man. He was made superintendent of schools for his county in 1880, serv-
ing in that capacity for three years under the new constitution of the state.
He was a member of the board of education and taught school in the county
for twenty-three years, taking a deep and earnest interest in the education
of the youth. Ivlany of the best educated men of the country, who were
then of the rising generation, were his pupils and gladly and thankfully
testify to his faithful efforts in their behalf. In 1891 his fellow citizens
honored him by securing his appointment as postmaster of his town, under
the administration of President Harrison, wdiich position he filled in the
most satisfactory manner. In the same year he was appointed notary public,
and has since done much work in that office.

Mr. Peachey was married, August 3, 1870, to Miss Charlotte C. Fletcher,
but on March 7, 1872, the young wife passed away, an infant of a year also
dying June 9, thus doubly bereaving him. Eight years later, January 3,
1880, he was united in marriage to Miss Jane Brucella Price, and two little
daughters have been added to the family, — Lucetta Maybel and Bertha May.
They are left to comfort their father, as Mrs. Peachey died April 2, 1885.
He considers that he has been particularly blessed in having had the com-
panioiiship of two as lovely characters as were both of his wives.

One of the most admired cottages in the village of Altaville, adjoining
Angel's Camp, was bought by Mr. Peachey, where he has a small farm of
four acres, a small space of garden land and a valuable cjuartz mine. Mr.
Peachey conducts also a cigar store and is the only wdiolesale dealer in the
newspaper business in .\ngers Camp. His long residence in California has
made him familiar with many legal points ancl his advice is much sought
by litigants.

Socially he is a member of the I. O. O. F. organization and has been
so for thirty-five years, a veteran of the order. His classical knowledge and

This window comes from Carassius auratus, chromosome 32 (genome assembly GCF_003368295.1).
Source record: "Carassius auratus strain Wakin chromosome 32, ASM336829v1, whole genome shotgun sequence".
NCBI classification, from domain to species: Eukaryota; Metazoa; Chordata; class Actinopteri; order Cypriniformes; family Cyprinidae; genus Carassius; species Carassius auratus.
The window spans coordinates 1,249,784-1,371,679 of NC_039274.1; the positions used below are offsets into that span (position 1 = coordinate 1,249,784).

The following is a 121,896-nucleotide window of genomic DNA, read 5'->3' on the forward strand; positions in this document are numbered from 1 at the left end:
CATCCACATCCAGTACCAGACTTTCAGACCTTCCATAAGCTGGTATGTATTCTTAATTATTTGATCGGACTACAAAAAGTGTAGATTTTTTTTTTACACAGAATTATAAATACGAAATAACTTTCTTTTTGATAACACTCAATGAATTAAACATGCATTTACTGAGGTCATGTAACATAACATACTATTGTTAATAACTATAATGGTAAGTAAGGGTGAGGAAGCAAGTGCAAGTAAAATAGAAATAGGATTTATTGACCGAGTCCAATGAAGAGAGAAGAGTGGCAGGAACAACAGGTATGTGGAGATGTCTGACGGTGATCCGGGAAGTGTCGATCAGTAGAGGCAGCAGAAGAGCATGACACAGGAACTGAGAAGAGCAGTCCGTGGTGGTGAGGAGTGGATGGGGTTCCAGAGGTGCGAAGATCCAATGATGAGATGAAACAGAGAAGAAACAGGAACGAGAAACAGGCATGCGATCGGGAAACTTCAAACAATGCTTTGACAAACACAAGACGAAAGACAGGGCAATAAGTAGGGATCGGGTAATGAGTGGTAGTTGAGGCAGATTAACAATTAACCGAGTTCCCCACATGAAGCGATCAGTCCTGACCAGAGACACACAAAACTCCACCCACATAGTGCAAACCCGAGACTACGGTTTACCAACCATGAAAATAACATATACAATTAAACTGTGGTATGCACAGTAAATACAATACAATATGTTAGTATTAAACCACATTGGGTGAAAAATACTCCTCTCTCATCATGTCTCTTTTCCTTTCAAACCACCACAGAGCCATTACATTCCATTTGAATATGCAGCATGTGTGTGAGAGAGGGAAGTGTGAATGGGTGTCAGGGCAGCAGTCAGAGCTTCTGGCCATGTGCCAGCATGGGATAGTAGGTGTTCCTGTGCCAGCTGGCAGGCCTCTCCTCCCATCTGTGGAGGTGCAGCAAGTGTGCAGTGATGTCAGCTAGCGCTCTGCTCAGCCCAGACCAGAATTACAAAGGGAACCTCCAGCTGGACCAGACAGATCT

literary attainments make him a reliable authoritv on many points. He
has the merited reputation of being one of California's honorable and
respected pioneers.


William C. Farnsworth was born December 21 1828, in Brooke couniy,
Virginia, and is a son of Seba and Hulda (Shaw) Farnsw^orth. The ances-
tral history of this family can be traced back to a very early epoch in the
settlement of America. On Ijoth sides he is of English lineage. In 1628
two brothers of the name of Farnsworth left their home in England and
on one of the primitive sailing vessels of that early day crossed the broad
Atlantic to the new world, there to found families whose representatives are
now living in many states of the Union. One of the brothers located in
Boston, where he engaged in merchandising: the other took up his abode
in New Hampshire. It is from the latter that our subject is descended.

Calvin Farnsworth, the paternal grandfather, was born in New Eng-
land, whence he removed to Virginia in 181 2. From that state he went
to New Orleans, where he died of cholera, when about thirty-live years of


age. He married Lydia Haskett, who died in \'irginia, at the age of sixty-
seven years. Selja Farnsworth, the father of our snl^ject. was born in Xew
Hampshire, and in 1812 accompanied his parents on their removal to Vir-
ginia, wliere lie learned the trade of manufacturing woolen goods. He also
followed that pursuit in Pittsburg, Pennsylvania, and after a time began
business on his own account in tlie Old Dominion, where he remained until
about 1832, v.hen he removed with his family to Ohio. He was married
to Miss Hulda Shaw, also a native of New Hampshire and a daughter of
William and Elizabeth Siiaw, who were residents of New England, whence
they removed to Steuben, Oliio, dying in the Buckeye state. The former
was a soldier in the Revolutionary war and also in tlie French and Indian
war. and went with Wolfe to Quebec, taking part in the capitulation of
that city. He died when more than sixt}^ years of age, and his wife passed
away after reaciiing the ninetieth mile-stone on life's journey. Seba Farns-
■worth continued his residence in Ohio for a time, but subsequently went to